In Senegal a passing-out passing-out parade was held on Saturday (5 November) for 180 Gendarmerie Nationale cadets who'd completed their training for the country's police force.
GV PAN & CU Gendarmerie Nationale with Senegalese flags in Dakar, Senegal (2 shots)
SV Minister of Justice, Cledor Sall (wearing civilian clothes) enters courtyard past guard of honour with Commandant of the Gendarmerie Nationale, Colonel Wally Faye and they salute the flag (2 shots)
GV & CU Detachments of the armed force and police lined up (5 shots)
GV Guests seated
SV Colonel Wally Faye presents diplomas to graduates
SV PAN Guests seated
LV & CU Graduated cadets and members of the armed forces march past Minister Sall and Colonel Faye (4 shots)
SV Cavalry units pass in review
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Background: In Senegal a passing-out passing-out parade was held on Saturday (5 November) for 180 Gendarmerie Nationale cadets who'd completed their training for the country's police force.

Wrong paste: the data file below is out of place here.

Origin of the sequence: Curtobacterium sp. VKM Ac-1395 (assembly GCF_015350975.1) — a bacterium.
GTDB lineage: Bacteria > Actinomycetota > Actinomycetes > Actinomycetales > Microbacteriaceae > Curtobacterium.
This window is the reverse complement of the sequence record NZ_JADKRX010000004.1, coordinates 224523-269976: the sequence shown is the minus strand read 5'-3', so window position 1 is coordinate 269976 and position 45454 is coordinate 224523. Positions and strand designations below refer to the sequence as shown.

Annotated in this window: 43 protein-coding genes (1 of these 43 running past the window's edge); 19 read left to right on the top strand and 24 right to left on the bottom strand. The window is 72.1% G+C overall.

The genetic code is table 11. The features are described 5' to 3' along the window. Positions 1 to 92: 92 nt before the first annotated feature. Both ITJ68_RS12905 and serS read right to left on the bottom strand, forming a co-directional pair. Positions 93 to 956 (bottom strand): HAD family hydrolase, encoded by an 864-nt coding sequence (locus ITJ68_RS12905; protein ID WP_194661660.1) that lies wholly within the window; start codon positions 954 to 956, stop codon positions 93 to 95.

SYNOPSIS: The ceremony took place in the capital of Dakar, and it was watched by Senegal's Minister of Justice Cledor Sall, wearing civilian clothes, and the commandant of the Gendarmerie Nationale, colonel Wally Faye. Other guests included the President of the Supreme Court, judges and magistrates.
Senegal's gendarmerie forms part of the 1,600 men in the country's paramilitary forces, and it's organised along the same lines as the French police. France provides technical and material aid for the paramilitary forces as well as the army of 5,500, navy of 250 and 200-strong air force.
Colonel Faye presented special diplomas to the outstanding cadets who'd finished at the top of their class and delivered a speech outlining the duties of the gendarmes and their role in Senegalese society. Military service in the country's forces is selective and lasts for two years.
Once the main formalities were over the cadets formally passed out in a parade accompanied by other members of the armed forces. Until 1974 France had its own military bases in the former colony, which became independent in 1960. But under a new agreement the French handed over the bases and began to withdraw military and technical personnel.
To end the ceremonies with a flourish, cavalry units passed by in review.